Call for comprehensive mandated Extended Producer Responsibility (EPR) scheme for soft plastics in AustraliaPosted on June 7, 2023 by DrRossH in Plastic Recycling
The collapse of REDcycle in 2022 brought into sharp focus the urgent need for national leadership and action to hold brand owners and the packaging industry to account. For too long, these producers and generators of these
materials have avoided responsibility for end-of-life product management. Councils and communities at the end of the chain are often left to deal with the challenges and costs of a growing stream of low value, high complexity
materials. This is not sustainable and the social, economic and environmental costs are significant.
WMRR urges the Commonwealth Government to use its powers under the Recycling and Waste Reduction Act 2020
(and with the support of state and territory ministers) to establish a mandatory product stewardship scheme for soft
plastics (in fact all packaging ideally), that is:
• Fully funded by those importing, producing, and selling the material; we believe that the Used Oil scheme
could provide a basis for this given it addressed imports and is also in part administered by the Australian
• Accessible to the community via a comprehensive network of retail and community drop off points;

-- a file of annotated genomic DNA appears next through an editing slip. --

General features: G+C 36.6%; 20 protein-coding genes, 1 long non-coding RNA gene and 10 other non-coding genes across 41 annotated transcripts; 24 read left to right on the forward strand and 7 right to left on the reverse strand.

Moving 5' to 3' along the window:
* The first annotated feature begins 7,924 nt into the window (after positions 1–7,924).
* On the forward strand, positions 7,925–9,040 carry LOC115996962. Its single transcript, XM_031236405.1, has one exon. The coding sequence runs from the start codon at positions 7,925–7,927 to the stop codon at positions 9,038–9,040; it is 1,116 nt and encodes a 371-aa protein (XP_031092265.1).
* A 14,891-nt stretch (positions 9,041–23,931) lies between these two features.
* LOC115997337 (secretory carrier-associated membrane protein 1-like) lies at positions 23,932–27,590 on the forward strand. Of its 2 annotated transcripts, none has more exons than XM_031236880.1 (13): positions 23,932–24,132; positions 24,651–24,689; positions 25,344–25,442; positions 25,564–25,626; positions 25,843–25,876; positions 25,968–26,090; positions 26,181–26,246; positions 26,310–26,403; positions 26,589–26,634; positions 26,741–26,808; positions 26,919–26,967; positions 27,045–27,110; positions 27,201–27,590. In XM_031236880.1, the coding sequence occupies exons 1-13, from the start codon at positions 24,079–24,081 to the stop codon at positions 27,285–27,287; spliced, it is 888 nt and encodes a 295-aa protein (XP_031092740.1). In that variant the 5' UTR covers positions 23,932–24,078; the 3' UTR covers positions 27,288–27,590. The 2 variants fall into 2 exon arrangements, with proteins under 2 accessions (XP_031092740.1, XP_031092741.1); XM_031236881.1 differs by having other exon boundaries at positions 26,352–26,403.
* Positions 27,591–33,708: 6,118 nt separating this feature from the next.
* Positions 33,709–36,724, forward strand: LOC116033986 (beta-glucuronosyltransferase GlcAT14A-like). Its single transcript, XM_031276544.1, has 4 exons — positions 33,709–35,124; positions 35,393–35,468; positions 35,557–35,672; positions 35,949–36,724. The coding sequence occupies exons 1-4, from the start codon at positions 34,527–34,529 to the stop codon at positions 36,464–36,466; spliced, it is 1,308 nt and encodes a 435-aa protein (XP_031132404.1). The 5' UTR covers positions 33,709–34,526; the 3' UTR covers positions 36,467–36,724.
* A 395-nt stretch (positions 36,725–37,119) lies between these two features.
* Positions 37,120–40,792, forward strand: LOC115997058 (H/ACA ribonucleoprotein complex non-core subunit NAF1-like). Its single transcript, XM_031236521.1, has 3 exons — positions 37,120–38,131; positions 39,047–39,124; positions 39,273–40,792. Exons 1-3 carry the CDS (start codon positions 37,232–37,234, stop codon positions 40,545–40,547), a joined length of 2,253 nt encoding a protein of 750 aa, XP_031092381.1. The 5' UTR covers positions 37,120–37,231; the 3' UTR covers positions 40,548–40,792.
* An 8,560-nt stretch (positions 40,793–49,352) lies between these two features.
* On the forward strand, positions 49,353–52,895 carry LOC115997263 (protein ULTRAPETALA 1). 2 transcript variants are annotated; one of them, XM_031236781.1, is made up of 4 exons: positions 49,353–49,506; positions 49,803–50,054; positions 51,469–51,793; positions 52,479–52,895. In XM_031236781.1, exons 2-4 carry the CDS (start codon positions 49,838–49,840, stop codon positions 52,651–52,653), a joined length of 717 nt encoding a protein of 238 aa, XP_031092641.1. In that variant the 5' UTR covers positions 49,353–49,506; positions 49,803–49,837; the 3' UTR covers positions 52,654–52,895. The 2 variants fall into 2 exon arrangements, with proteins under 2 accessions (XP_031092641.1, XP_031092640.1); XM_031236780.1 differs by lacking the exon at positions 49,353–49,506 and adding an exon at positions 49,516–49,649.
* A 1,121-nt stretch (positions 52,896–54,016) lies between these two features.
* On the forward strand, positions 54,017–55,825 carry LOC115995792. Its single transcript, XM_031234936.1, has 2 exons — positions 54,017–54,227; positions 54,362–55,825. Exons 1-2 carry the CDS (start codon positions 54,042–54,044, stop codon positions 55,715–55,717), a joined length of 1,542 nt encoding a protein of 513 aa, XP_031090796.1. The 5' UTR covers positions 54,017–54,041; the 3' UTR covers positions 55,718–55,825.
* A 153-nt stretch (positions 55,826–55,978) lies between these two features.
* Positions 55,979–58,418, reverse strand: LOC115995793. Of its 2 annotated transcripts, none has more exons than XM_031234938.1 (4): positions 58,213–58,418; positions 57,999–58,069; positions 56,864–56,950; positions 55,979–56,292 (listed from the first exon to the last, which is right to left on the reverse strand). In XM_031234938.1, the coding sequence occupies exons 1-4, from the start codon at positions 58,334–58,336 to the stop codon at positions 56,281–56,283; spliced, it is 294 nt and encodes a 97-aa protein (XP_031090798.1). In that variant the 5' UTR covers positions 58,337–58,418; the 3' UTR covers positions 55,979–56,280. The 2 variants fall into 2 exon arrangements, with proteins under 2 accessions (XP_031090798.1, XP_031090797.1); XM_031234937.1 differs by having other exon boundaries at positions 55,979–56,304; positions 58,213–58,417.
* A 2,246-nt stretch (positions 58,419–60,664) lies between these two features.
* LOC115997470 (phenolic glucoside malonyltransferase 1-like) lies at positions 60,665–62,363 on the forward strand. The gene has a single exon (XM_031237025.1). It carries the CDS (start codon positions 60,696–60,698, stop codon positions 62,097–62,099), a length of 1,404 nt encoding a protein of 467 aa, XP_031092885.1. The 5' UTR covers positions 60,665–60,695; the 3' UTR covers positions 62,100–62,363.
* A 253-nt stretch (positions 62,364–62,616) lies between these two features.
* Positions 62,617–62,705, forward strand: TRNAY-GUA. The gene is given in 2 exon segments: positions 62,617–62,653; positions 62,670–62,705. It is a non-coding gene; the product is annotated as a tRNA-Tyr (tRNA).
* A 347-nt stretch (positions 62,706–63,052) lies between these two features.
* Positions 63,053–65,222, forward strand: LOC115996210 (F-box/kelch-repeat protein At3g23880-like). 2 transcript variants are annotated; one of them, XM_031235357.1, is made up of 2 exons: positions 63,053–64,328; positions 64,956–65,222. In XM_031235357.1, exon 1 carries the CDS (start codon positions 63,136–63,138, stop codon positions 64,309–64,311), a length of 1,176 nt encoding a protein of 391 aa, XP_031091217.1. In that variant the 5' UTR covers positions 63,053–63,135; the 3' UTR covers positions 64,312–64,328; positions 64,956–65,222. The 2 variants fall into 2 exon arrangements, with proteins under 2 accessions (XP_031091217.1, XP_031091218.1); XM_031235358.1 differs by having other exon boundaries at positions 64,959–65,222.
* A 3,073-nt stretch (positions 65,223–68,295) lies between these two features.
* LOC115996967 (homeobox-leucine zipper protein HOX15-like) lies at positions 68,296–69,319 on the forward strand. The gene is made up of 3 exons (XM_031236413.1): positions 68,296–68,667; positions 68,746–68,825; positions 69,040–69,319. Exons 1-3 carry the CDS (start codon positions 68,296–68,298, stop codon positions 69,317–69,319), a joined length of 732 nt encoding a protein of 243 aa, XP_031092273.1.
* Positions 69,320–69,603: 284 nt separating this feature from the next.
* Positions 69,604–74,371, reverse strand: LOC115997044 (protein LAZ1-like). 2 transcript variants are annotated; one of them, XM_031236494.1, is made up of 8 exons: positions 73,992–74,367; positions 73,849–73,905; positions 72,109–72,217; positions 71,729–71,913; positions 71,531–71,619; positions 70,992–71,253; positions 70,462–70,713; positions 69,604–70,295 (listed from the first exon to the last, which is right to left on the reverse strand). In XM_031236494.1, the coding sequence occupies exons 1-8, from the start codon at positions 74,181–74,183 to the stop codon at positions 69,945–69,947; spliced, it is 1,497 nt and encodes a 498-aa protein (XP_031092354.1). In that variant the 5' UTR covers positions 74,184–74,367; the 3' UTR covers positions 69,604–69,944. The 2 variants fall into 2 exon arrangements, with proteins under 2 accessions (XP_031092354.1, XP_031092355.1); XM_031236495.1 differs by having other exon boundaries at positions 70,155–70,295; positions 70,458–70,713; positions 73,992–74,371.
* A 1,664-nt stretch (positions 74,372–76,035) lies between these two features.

• Supported by mandatory design standards and national packaging targets, including stronger enforceable
targets for Australian recycled content, as well as looking to use the oil scheme to introduce a tax on virgin
• Supported by mandatory adoption of the Australasian Recycling Label on all consumer packaging; and
• Accompanied by an ongoing consumer education program.
All these elements must be in place to genuinely solve this challenge, not simply the collection system. The absence
of sufficient reprocessing capacity and matching demand for Australia recycled products, was a significant
contributor to the REDcycle collapse. There are however numerous global examples (especially in the European
Union) of funded and effective packaging EPR schemes for Australia to draw upon, including schemes that fund the
construction and upgrade of facilities to both sort and reprocess these materials, as well as incentives to utilise the
recycled output in the supply chain via eco modulation of scheme levies.
The AFGC’s proposed NPRS does not impose any clear or enforceable obligations on AFGC members or other soft
plastics producers. Much like the REDcycle program, involvement with this scheme would allow AFGC members to
tout their environmental credentials without any accountability for the materials collected through the scheme.
Further the AFGC scheme pushes the cost of the scheme to councils and does not place any obligation on producers
to utilise Australian recycled content collected or adhere to the CEFLEX design standard. The scheme also fails to
establish national infrastructure for collection or reprocessing or address the most difficult and challenging part of
the system, namely the creation of demand and end markets for the Australian collected material.